The biggest stars get all of the attention. That’s why we’re all waiting with anticipation to see where Bryce Harper and Manny Machado will play baseball for the next decade, and how much money they’ll make doing it.
In doing that though, we tend to lose sight of the players whose futures are anything but stable or certain. The players who are always one phone call from being forced to pick up and move on.
One such player is veteran pitcher and now certified journeyman Oliver Drake.
If you haven’t heard of Drake, that’s understandable. He’s only appeared in 135 MLB games spread out over the last four seasons. That’s hardly enough to become a household name. But to see him in any one place, you had to look quickly. That’s because Drake has been changing uniforms faster than Patrick Mahomes has been throwing touchdown passes.
OK, that might be an exaggeration. But not by much. After being traded from the Toronto Blue Jays to the Tampa Bay Rays on Friday, Drake has changed uniforms seven different times since May, while representing six different MLB teams.
To put that in perspective, Drake has represented 20 percent of MLB’s 30 teams in a span of eight months.
Drake’s career actually started with some stability. He was drafted in the 43rd round of the 2008 MLB draft by the Baltimore Orioles and remained in the organization until 2017. He made his MLB debut on May 23, 2015, and ended up making 30 appearances for the Orioles over the next three seasons.
• On April 13, 2017, Drake was traded to the Milwaukee Brewers. He appeared in 11 games for Milwaukee during the 2018 season, posting a 6.39 ERA over 12 2/3 innings.
• On May 5, Drake was purchased by the Cleveland Indians in what basically amounts to a trade. He allowed six runs over four innings for Cleveland before being placed on waivers.
• On May 31, Drake was selected off waivers by the Los Angeles Angels. He made five appearances for the Angels, allowing five runs in 8 2/3 innings, before being placed on waivers again.
• On July 26, Drake was selected off waivers by the Toronto Blue Jays. In two games for Toronto, he allowed three runs in 1 2/3 innings. You guessed it, Drake was again placed on waivers when Toronto needed space on its 40-man roster.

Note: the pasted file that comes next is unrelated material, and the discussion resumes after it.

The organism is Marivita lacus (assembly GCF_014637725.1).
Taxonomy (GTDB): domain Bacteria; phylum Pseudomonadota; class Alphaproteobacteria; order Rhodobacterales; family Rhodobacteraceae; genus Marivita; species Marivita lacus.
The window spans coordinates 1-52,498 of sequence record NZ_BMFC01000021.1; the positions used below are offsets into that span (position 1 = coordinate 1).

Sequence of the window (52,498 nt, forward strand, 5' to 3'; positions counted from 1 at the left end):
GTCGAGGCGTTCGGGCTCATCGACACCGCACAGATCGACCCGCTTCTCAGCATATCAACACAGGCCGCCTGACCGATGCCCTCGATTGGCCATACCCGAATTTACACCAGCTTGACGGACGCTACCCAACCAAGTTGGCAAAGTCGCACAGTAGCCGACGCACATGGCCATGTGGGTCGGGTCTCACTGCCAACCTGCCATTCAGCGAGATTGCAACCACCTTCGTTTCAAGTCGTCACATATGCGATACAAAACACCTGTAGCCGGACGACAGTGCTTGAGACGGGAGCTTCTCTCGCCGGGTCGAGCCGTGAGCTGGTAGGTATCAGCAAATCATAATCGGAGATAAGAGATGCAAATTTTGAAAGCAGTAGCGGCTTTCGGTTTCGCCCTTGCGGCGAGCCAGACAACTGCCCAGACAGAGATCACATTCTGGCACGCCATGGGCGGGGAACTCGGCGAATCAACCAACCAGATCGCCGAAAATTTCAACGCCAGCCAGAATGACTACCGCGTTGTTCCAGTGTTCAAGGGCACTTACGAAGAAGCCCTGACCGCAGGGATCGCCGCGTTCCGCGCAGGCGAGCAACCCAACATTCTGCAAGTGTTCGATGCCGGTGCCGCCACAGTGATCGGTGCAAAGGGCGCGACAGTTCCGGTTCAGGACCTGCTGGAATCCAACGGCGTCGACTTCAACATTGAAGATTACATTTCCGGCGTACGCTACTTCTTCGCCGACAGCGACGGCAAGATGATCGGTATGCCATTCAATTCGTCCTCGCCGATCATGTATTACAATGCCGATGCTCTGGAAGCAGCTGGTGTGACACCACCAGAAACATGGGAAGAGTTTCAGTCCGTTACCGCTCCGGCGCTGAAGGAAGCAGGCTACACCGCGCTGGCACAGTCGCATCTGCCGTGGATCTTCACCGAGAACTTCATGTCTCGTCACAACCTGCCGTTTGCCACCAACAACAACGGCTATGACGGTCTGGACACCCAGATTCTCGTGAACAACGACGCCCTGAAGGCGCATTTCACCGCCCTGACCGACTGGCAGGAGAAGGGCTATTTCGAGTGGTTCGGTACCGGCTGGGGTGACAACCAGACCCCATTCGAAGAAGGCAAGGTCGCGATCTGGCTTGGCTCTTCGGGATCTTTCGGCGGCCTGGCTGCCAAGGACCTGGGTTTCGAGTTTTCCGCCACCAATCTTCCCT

• On Aug. 3, Drake was selected off waivers by the Minnesota Twins. This would be Drake’s final stop during the regular season. It seemed to be an encouraging stop too. Not only did Minnesota give him an extended look with 18 appearances over the final two months, Drake was very effective there. He allowed just five earned runs in 20 1/3 innings, good for a 2.19 ERA.
Unfortunately, it wasn’t good enough to convince Minnesota to keep him around. Drake would be placed on waivers again and claimed by the Tampa Bay Rays on Nov. 1. Drake would end up with the Blue Jays again three weeks later on a waiver, before being traded back to the Rays on Friday.
Seriously, if you thought your holiday travels were stressful, you had nothing on Oliver Drake.
How do we define journeyman?
In baseball and sports in general, the term journeyman is typically applied to players who change teams frequently. If you play for six teams during your career, you’re basically considered a journeyman from that point on.
Sometimes it’s just that simple. Sometimes it’s a little more complicated. And some players take it another level. Pitchers Octavio Dotel and Edwin Jackson share the record for the most MLB franchise’s played for in a career at 13. Jackson is still active too, so it’s possible he’ll have that record to himself soon.
Technically, Drake falls into the journeyman category based on the last eight months alone. But we’d all have to agree both Dotel and Jackson have attained enough success during their careers to be considered at a level higher. Heck, even Hall of Famer Rickey Henderson changed teams nine times during his career. He also played 25 seasons, which changes the guidelines for how he’s viewed.
There’s probably a better term to describe where Oliver Drake finds himself.
When you’re changing addresses as often as Drake has this past year, we’d call that baseball purgatory as opposed to actual journeyman status.
How would we define baseball purgatory? It means a player is just good enough to be wanted, but not valuable enough to be needed.
Along the way, Drake has obviously shown scouts enough ability to get teams intrigued by his potential. It just seems he’s lacked the opportunity to entrench himself. When that becomes the norm, you instead get firmly entrenched in purgatory. A place where every pitch and every at-bat means everything, and every phone call could lead a player’s career in an entirely new direction.
It’s the not-so-glamorous part of sports that we rarely pay attention to. Sure, it’s good to be that close to living the dream, but the constant reminder that it can be taken away sounds more like a nightmare. Here’s hoping the Rays finally give Oliver Drake a real opportunity to escape that position and prove he belongs in 2019.
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